Licence to Kill


#1

Here’s my take on Licence to Kill. Please enjoy and leave me your thoughts.


#2

I like Tim Dalton but in LTK, he have an important lack of charisma. I can’t help it I don’t like this film. Controversial ? I don’t think so.


#3

I would say that it’s darker tone made it controversial among fans back in the day, but not as much since the Craig films came out…


#4

LTK was a vast improvement on TLD.

Problem was that in trying to address the issues with TLD they threw the baby out with the bathwater. TLD’ tone, locations and wardrobe suited Dalton classical looks and style - it was just the script and workmanlike direction that sucked. So thankfully they beefed up the script with LTK, but but sadly they set it in a world that didn’t suit Dalton’s Bond.

LTK was trying to modernise by aping the look of Miami Vice which at that time was an established aesthetic that was being aped everywhere. This modernisation worked in terms of the script, locations and a more violent edge, but unfortunately Dalton seems highly out of place trying to seem ‘modern’ in pastels etc.

It was virtually a reboot, but needed a younger actor to pull it off. Pity they didn’t save the drug cartel plot for a new Bond and served Dalton better with a tone that suited him - slightly austere, classical and romantic; a Byronic Bond.

Something similar to TLD, but with a better script, fresh direction and a violent edge.


#5

I don’t know that it’s the “darker tone” I dislike so much as the general feeling it’s grubby and low-rent. People compare it to “Miami Vice” to imply it’s derivative, but “Vice” generally featured more glamorous clothes, cars and sets than this film. I’d compare it more closely to a Chuck Norris or Steven Segal b-movie in looks and scope.

This was the first film where I really understood the criticisms that Glen’s directing style was “workmanlike” because until now – with maybe the exception of some stretches of AVTAK – there were always glamorous locales and sets to pretty things up.

I feel there’s a certain exoticism and sophistication to the world of Bond that sets the franchise apart, and without it, something essential Is lost. And while revenge makes for interesting stories, ultimately it’s not a realm where Bond works best. He’ll never beat the Segals and Bronsons, or even Buford Pusser, at their own game.


#6

I enjoyed that merciless straifing of LTK :rofl:

My only gripe is that Vice did indeed feature many grubby locals and characters. It contrasted the drugs bling/drugs grime realities constantly.

The reason Vice worked were LTK didn’t was the genius of Michael Man. If they’d gotten him to steer LTK results might’ve been far more interesting.


#7

I agree that to the extent Vice worked better, it was down to style (courtesy Mr Mann). Not just the fashions, but also the cinematography, editing and use of contemporary music were all novel and creative for the time. The stories may or may not have been compelling or clever, but that’s more easily decided looking back decades later; at the time it was visually dazzling and innovative, appealing to the audience’s eternal quest for something “new and different.” (Though once that novelty wore off, they largely moved on).

LTK, for me, lacks that element of creativity and innovation, at least in terms of visual style. It looks like another John Glen movie, only with a third of the budget, right down to Bond’s off-the -rack suits from K-Mart.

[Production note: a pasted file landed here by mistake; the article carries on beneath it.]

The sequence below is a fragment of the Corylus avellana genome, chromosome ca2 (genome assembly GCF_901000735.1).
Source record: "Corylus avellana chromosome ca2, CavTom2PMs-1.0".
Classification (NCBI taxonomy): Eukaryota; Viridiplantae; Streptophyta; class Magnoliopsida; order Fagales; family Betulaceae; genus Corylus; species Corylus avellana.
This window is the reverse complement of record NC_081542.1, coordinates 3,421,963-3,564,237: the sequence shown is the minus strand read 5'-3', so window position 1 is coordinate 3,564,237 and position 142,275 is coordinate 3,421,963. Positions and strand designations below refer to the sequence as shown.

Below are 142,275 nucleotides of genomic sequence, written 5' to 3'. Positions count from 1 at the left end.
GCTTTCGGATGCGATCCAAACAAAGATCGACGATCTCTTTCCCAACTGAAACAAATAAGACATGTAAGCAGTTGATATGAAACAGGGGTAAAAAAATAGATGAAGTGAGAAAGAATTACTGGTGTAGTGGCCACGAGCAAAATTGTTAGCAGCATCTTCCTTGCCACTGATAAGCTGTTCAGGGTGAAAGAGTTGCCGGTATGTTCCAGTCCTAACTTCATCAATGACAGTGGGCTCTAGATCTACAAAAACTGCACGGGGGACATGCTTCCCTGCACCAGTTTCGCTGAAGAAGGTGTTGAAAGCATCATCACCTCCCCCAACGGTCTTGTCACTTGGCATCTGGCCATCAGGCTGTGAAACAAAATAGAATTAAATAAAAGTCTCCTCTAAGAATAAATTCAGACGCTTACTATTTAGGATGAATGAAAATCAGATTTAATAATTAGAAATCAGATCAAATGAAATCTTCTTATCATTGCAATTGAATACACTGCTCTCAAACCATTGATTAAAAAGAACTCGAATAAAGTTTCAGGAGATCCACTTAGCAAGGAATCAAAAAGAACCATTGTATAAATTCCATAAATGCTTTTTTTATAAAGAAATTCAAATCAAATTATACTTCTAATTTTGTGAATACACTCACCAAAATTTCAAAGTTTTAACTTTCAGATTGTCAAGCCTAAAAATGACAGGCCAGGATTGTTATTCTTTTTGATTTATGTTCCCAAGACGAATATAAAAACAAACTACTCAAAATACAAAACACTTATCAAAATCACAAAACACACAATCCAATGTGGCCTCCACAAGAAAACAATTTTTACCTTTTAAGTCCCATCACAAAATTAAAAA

In fairness, though, I was fairly engrossed in the story first time around, though I knew something was missing. I finally figured it out when Sanchez learns Bond is a British agent and says, “I knew it. You have class.” At the time I thought, “Based on WHAT, exactly?” Sanchez was not seeing Bond at anything like his best. Yes, he met him when Bond was wearing a tux, but so were others in the casino, and Bond’s didn’t even fit that well (and he topped it off with the kookiest coiff in the history of hair gel). I could only figure Sanchez had watched the previous film. (Logically, though, why would anyone think “British spy = Classy” unless they live a world where theaters show Bond films, which I would assume Sanchez does not?)

I should also note that my wife really liked LTK for the same reason it left me ambivalent: it didn’t feel like a Bond film. Even at the time, I realized it was an effort to reposition Bond for a new audience, and as a result I was willing to cut it some slack. It would have been interesting to see where the series might have gone had this entry met with more success. As it was, the lukewarm box office and subsequent (though unrelated) 6-year hiatus resulted in a retreat to formula, on steroids.


#8

LTK is my birth year Bond film and I’m a big fan. I love Franz Sanchez - he’s my favourite villain. The tanker chase is the best set piece from his era, and the Bond girls are also fantastic. If you’re a fan of the Craig era LTK should be right up your alley.


#9

To me, the main problem with the TLD is that it is really 2 movies in one and it doesn’t have a clear main villain. First, there is the (far stronger) cold war story dealing with the deceptive Koskov and then there’s Brad Whittaker’s absurd arms dealing. The locations are great and setting it against the backdrop of the mujahideen fighting against the Soviets works (in 1987, not so much now). However, neither villain is fleshed out very much and neither is very interesting. I think that if the opium sub plot had been dropped and the film retained more of its Cold War-thriller identity, it would have been a lot better. Also, Kara Milovy is just the worst.